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  Aeschylus was the earliest of the three great tragic poets of Greece-Aeschylus, Sophocles, and Euripides. He was born at Eleusis in 525 B.C.E., served in the Athenian army, and fought in the pivotal battles of the great Greek war with the Persians, including at Marathon. He showed himself as a great writer at a young age, but did not win a dramatic competition before his late 30s. After that, he won nearly every time he entered, until he reached the age of 50 and Sophocles arrived on the scene. The two of them struggled back and forth for years for top honors. After the performance of his Oresteia, 459 B.C.E., he left home for Sicily, perhaps in response to the growing power of the democracy (toward which he had nuanced views), and was killed, says one story, by an eagle dropping a tortoise on his bare skull. The Sicilians honored him with a splendid monument. A century later, the Athenians, on the motion of the orator Lycurgus, placed a brazen statue of him, as well as of Sophocles and Euripides, in the theater. His tragedies, like those of Sophocles and Euripides, were preserved in a special standard copy to guard them against arbitrary alterations.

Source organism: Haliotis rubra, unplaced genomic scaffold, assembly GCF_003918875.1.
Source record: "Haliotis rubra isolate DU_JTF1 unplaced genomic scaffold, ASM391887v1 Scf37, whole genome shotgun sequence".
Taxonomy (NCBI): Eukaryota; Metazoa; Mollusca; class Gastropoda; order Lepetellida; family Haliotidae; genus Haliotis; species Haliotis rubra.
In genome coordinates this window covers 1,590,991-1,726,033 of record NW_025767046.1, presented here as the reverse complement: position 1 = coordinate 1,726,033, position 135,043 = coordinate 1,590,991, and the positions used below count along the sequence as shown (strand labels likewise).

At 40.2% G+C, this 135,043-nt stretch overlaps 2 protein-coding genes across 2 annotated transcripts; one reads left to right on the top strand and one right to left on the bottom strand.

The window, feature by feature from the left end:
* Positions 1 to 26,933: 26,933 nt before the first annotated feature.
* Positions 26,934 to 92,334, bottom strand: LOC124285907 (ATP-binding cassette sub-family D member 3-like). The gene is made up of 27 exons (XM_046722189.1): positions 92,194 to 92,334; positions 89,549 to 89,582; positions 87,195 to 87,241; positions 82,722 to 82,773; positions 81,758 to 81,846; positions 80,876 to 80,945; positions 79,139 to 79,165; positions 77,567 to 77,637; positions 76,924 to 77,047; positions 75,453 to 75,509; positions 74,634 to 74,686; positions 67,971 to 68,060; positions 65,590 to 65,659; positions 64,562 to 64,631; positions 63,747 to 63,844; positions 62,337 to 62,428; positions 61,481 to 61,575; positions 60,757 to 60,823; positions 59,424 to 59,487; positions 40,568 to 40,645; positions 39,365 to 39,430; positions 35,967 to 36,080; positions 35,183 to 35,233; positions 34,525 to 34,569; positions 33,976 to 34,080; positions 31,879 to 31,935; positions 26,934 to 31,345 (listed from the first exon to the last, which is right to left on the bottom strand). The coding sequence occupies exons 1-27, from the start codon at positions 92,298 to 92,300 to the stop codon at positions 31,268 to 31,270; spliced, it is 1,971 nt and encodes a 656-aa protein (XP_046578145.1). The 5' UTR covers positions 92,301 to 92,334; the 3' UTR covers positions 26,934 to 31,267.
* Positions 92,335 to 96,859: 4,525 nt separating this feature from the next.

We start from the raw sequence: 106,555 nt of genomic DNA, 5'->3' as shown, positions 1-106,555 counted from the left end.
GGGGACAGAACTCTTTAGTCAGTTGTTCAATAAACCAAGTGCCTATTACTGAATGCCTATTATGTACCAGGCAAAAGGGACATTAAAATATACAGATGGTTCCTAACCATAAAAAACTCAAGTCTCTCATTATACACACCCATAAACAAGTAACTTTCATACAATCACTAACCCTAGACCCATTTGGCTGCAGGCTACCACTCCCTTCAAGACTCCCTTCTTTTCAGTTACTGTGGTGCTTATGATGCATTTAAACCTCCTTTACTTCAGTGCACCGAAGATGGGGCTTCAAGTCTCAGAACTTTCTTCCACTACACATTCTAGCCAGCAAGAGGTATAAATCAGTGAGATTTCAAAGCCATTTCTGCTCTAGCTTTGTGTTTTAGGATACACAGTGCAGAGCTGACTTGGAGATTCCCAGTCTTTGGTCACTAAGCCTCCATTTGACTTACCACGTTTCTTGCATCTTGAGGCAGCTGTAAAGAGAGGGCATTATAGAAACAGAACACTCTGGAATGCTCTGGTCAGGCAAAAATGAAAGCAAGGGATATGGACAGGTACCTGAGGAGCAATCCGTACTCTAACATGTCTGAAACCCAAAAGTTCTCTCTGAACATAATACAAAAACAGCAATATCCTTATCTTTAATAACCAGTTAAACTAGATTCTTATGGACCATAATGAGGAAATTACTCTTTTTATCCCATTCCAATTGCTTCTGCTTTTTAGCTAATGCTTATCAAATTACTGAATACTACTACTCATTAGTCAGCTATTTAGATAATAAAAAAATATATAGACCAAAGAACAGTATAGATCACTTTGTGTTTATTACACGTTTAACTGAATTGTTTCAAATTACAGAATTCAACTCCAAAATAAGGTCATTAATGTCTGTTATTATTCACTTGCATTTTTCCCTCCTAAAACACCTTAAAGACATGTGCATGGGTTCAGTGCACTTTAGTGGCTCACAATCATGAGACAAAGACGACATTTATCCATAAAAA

In 458 B.C.E., he composed the Oresteia, a trilogy of which we will be reading the first and last parts. The story recounts the murder of Agamemnon on his return home from the Trojan War, Orestes' revenge by murdering his own mother and her lover, and finally Orestes' run-in with justice. Orestes judged by Athena, Apollo, FuriesProbably his final work performed at Athens, it gives us an idea of the whole artistic conception of the poet, and must be looked upon as one of the greatest works of art ever produced. The style is marked by sublimity and majesty and is characterized by strong, sonorous words, an accumulation of epithets, and a profusion of bold metaphors and similes. His view of the universe reveals a profoundly philosophic mind and a heartfelt piety, which conceives of the gods as powers working in the interest of morality. The plots of his plays are simple and economical, and small details in the language are often freighted with significance.
  Aeschylus deserves to be seen as the true creator of tragedy. Before his plays, only a single actor was positioned onstage at any given time, and the chorus was the most important element on stage. The actor could wonder aloud or have conversations with the chorus, but there was no room for person-to-person dialogue. By adding a second actor to the first, he originated the genuine dramatic dialogue, which he made the chief part of the play by gradually cutting down the choral parts. He also made much greater use of the scenic apparatus than his predecessors. He introduced masks for the players, and by vibrant and richly embroidered trailing garments, high boots, head-dresses, and other means, gave them a grand imposing aspect above that of common men; and he fitted up the stage with decorative painting and machinery. All these features became the standard elements of ancient drama.
  The number of Aeschylus's plays is stated as 90, of which 82 are still known by title, but only 7 are preserved: The Persians, The Seven against Thebes, The Suppliants, Prometheus Bound, and the three plays of the Oresteia
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